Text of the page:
I fired again, tracking his body in my sights on his way down to the pavement. I broke my tunnel vision away from him to quickly check his friends who had been standing behind him, but they were already turning, running, back into the darkness like cockroaches escaping the light.
Melting ice was running down my face and body. I couldn’t hear anything except the smashing of my heartbeat against my eardrums. Turning back to my assailant, I saw he was looking at me with absolute surprise. It had never occurred to him that he was mortal. Not until this instant had he realized he would die. In his final moment, something real flickered back into those inanimate eyes.
It made me sad. What he could have been, the choices he might have made, the brilliant endless possibilities of life. But this was the choice he had made and those possibilities were ending here. For the first time he seemed human to me and I wanted to take it all back, to give him another chance.
He still had the gun in his hand, it still had a voice, but it seemed to whisper at me now as he shakily tried to point it at me. I decided not to listen.
“I’m sorry,” I whispered to whatever spirit was left in him.
Blam. I watched myself shoot him in the head.
The eyes went dead again. I was alone. Isolated in an unreal world, time seemed to be elongated and distorted, my senses weren’t responding the way they were supposed to. My eyes saw a picture that my brain would not accept.
It was oddly quiet. Then slowly, I noticed my right arm felt very heavy, so I let it fall to my side. Because it seemed so obvious, I walked over and kicked the gun from the dead boy’s grasp. Alarmingly, I heard nothing as I watched the metal scrape across the cement. The gun explosions on my unprotected ears had deafened me, just as the explosions of fear and horror had numbed me. I backed up to the storefront on Ventura Boulevard, where death had come, and leaned my cheek against the cold, hard window, needing to feel something. My lips, slightly parted, rested hard against it.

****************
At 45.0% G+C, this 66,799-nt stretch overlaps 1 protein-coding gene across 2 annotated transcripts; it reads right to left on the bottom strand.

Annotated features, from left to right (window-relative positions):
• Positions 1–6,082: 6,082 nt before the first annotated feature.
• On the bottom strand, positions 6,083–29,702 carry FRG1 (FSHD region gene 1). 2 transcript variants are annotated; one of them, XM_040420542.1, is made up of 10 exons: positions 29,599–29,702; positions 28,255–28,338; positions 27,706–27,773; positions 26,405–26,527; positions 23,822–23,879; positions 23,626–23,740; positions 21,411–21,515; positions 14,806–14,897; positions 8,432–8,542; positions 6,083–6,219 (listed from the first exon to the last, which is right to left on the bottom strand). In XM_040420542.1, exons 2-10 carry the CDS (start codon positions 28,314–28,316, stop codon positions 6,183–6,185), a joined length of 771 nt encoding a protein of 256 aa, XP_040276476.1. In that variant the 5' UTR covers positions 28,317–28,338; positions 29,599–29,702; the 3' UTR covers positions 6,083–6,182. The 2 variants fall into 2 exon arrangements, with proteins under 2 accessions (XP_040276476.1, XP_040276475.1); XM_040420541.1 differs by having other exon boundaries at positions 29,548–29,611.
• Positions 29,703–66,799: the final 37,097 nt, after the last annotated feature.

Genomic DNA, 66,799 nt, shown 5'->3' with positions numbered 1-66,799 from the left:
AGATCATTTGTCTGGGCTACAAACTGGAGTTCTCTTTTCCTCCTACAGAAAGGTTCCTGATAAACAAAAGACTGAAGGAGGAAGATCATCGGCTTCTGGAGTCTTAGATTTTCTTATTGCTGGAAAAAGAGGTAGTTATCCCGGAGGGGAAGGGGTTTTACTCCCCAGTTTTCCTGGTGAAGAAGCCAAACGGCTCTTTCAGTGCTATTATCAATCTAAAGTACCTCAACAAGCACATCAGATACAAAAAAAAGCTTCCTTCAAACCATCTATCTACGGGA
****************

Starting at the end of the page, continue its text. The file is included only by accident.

The bitter taste of the glass made me roll away. I leaned back against the building for support but it couldn’t hold me up and I slid down hard to the cement.
I looked again at the still twitching body in the unnatural position between myself and the curb. There was no way I could grasp that he was dead. That this man/boy would never speak or breathe again, that the life would not return to his eyes. I hadn’t intended that. It had been this barbaric contest to see who could make it into the next few minutes, and sitting there on the sidewalk, I couldn’t process what that meant or how it felt to have been responsible for ending his life. I was bludgeoned with the overwhelming blow of it, it was just too much to absorb. Leaning my head back, I shut my eyes. Ah, there’s the breeze.
What was I doing here? I never came to the valley. It was ugly, stark. It seemed a fitting epitaph that this boy would die here, and nothing would change, except me. I would be changed forever.